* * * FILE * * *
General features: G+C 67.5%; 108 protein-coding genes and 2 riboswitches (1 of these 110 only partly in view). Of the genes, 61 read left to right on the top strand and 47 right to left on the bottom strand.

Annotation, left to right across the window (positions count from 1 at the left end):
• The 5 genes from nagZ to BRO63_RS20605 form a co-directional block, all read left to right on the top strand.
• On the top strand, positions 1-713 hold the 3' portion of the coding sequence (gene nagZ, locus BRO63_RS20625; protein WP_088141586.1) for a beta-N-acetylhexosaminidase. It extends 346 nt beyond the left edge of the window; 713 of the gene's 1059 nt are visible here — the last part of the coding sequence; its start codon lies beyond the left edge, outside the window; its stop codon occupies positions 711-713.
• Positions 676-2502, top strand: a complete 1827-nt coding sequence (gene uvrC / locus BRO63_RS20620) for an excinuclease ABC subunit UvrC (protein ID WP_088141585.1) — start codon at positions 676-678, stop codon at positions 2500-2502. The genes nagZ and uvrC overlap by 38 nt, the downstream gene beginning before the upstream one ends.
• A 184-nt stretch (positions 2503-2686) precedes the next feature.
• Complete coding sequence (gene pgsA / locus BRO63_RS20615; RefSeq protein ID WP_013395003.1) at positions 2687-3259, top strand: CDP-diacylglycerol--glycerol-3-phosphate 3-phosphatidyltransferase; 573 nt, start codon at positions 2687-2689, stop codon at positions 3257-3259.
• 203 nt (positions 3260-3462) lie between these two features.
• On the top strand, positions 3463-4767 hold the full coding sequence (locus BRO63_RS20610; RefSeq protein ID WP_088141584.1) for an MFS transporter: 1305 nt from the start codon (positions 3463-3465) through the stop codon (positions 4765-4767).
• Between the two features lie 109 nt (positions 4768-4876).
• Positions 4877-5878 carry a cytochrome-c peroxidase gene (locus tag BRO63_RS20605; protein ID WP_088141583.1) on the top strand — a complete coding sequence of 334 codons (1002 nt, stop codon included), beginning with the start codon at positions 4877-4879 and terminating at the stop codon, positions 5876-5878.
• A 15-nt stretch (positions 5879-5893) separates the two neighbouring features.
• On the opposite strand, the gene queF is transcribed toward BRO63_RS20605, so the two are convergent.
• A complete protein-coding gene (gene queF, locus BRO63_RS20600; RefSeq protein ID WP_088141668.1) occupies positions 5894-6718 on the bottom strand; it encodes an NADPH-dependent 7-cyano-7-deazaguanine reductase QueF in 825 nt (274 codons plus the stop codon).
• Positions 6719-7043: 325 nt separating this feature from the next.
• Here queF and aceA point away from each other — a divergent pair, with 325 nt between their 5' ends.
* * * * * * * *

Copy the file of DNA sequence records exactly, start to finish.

General features: G+C 67.5%; 108 protein-coding genes and 2 riboswitches (1 of these 110 only partly in view). Of the genes, 61 read left to right on the top strand and 47 right to left on the bottom strand.

Annotation, left to right across the window (positions count from 1 at the left end):
• The 5 genes from nagZ to BRO63_RS20605 form a co-directional block, all read left to right on the top strand.
• On the top strand, positions 1-713 hold the 3' portion of the coding sequence (gene nagZ, locus BRO63_RS20625; protein WP_088141586.1) for a beta-N-acetylhexosaminidase. It extends 346 nt beyond the left edge of the window; 713 of the gene's 1059 nt are visible here — the last part of the coding sequence; its start codon lies beyond the left edge, outside the window; its stop codon occupies positions 711-713.
• Positions 676-2502, top strand: a complete 1827-nt coding sequence (gene uvrC / locus BRO63_RS20620) for an excinuclease ABC subunit UvrC (protein ID WP_088141585.1) — start codon at positions 676-678, stop codon at positions 2500-2502. The genes nagZ and uvrC overlap by 38 nt, the downstream gene beginning before the upstream one ends.
• A 184-nt stretch (positions 2503-2686) precedes the next feature.
• Complete coding sequence (gene pgsA / locus BRO63_RS20615; RefSeq protein ID WP_013395003.1) at positions 2687-3259, top strand: CDP-diacylglycerol--glycerol-3-phosphate 3-phosphatidyltransferase; 573 nt, start codon at positions 2687-2689, stop codon at positions 3257-3259.
• 203 nt (positions 3260-3462) lie between these two features.
• On the top strand, positions 3463-4767 hold the full coding sequence (locus BRO63_RS20610; RefSeq protein ID WP_088141584.1) for an MFS transporter: 1305 nt from the start codon (positions 3463-3465) through the stop codon (positions 4765-4767).
• Between the two features lie 109 nt (positions 4768-4876).
• Positions 4877-5878 carry a cytochrome-c peroxidase gene (locus tag BRO63_RS20605; protein ID WP_088141583.1) on the top strand — a complete coding sequence of 334 codons (1002 nt, stop codon included), beginning with the start codon at positions 4877-4879 and terminating at the stop codon, positions 5876-5878.
• A 15-nt stretch (positions 5879-5893) separates the two neighbouring features.
• On the opposite strand, the gene queF is transcribed toward BRO63_RS20605, so the two are convergent.
• A complete protein-coding gene (gene queF, locus BRO63_RS20600; RefSeq protein ID WP_088141668.1) occupies positions 5894-6718 on the bottom strand; it encodes an NADPH-dependent 7-cyano-7-deazaguanine reductase QueF in 825 nt (274 codons plus the stop codon).
• Positions 6719-7043: 325 nt separating this feature from the next.
• Here queF and aceA point away from each other — a divergent pair, with 325 nt between their 5' ends.